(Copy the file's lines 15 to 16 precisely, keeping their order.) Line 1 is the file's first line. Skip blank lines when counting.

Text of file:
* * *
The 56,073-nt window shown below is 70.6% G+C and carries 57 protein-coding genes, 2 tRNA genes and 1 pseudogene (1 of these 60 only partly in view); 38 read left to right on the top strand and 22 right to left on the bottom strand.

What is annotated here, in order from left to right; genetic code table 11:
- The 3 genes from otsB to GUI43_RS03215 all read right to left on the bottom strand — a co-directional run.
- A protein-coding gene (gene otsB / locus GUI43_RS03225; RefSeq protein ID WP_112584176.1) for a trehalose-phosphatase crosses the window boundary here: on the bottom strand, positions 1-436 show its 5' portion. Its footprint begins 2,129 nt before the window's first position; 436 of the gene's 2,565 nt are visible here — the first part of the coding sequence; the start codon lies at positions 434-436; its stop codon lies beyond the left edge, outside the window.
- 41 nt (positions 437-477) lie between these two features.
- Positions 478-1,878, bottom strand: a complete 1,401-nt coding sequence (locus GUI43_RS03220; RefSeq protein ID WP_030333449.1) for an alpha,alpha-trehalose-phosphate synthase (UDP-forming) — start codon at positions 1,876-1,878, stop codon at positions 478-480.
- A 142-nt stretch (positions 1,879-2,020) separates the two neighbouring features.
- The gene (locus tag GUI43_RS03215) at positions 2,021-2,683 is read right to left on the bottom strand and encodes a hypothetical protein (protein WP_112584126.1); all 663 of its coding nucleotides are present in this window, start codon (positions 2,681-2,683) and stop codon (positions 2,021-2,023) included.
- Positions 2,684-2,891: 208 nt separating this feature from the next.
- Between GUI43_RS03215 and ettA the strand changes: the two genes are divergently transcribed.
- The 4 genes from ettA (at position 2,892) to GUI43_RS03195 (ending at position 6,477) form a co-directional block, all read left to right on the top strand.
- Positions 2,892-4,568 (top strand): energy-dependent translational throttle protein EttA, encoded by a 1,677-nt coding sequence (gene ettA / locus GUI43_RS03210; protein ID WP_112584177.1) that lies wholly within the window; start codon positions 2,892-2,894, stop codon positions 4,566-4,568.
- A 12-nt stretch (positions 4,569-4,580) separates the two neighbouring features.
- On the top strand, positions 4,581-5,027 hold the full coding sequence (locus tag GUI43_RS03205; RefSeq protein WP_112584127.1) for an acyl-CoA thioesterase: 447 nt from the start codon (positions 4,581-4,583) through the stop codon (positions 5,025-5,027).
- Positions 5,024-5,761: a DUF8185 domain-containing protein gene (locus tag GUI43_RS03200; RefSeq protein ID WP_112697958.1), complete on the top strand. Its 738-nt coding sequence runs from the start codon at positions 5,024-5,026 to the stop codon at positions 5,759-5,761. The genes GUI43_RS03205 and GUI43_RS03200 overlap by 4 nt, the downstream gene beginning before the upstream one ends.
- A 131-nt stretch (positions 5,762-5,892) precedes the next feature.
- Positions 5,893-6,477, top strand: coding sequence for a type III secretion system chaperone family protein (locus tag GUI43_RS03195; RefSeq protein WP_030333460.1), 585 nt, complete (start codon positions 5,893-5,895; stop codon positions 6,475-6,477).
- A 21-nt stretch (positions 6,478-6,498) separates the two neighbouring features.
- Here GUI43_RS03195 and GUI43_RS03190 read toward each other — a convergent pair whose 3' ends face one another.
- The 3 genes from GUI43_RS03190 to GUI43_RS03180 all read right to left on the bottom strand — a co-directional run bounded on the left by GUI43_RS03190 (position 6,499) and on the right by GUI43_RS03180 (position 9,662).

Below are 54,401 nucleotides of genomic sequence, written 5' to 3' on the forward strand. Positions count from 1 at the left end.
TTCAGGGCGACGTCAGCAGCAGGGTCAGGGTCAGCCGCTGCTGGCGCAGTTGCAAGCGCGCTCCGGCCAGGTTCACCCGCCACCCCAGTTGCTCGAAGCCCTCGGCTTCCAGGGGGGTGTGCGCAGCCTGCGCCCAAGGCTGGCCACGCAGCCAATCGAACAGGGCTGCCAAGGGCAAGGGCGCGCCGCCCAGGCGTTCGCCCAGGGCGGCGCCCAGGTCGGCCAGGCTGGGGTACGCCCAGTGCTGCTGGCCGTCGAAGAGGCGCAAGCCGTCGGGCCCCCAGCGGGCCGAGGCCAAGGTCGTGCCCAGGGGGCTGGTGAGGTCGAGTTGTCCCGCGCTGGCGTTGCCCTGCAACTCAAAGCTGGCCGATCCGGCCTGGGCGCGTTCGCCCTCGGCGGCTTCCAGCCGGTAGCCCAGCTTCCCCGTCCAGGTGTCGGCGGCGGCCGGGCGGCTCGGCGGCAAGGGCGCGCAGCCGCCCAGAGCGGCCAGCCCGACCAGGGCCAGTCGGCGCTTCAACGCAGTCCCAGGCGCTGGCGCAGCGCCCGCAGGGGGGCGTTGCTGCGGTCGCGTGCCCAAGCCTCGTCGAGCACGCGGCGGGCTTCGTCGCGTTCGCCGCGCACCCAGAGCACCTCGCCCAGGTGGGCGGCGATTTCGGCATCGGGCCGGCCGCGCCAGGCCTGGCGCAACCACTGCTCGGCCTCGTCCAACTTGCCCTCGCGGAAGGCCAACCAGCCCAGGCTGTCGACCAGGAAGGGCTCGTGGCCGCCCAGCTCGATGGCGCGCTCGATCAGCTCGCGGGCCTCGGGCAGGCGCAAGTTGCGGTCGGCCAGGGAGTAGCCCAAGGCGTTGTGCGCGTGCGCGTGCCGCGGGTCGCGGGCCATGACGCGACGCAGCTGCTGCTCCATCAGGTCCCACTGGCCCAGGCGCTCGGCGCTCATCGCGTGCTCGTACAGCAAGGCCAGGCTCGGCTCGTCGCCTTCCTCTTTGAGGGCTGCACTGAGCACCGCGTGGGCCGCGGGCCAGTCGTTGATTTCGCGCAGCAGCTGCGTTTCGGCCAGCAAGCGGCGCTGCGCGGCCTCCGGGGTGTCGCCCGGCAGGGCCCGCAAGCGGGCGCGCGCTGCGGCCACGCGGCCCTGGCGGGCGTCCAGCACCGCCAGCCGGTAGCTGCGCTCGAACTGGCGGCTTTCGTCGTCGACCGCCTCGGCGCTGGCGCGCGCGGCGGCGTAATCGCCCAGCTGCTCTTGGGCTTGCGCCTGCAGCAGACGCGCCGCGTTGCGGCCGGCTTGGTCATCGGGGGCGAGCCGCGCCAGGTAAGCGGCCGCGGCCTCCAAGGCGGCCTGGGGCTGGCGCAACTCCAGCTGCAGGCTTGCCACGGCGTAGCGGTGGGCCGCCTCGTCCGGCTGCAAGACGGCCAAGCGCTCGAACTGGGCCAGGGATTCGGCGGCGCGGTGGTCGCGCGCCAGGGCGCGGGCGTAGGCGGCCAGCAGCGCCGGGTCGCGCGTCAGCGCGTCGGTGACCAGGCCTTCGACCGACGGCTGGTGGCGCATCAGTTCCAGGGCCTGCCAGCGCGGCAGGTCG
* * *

- Positions 5,024-5,761: a DUF8185 domain-containing protein gene (locus tag GUI43_RS03200; RefSeq protein ID WP_112697958.1), complete on the top strand. Its 738-nt coding sequence runs from the start codon at positions 5,024-5,026 to the stop codon at positions 5,759-5,761. The genes GUI43_RS03205 and GUI43_RS03200 overlap by 4 nt, the downstream gene beginning before the upstream one ends.
- A 131-nt stretch (positions 5,762-5,892) precedes the next feature.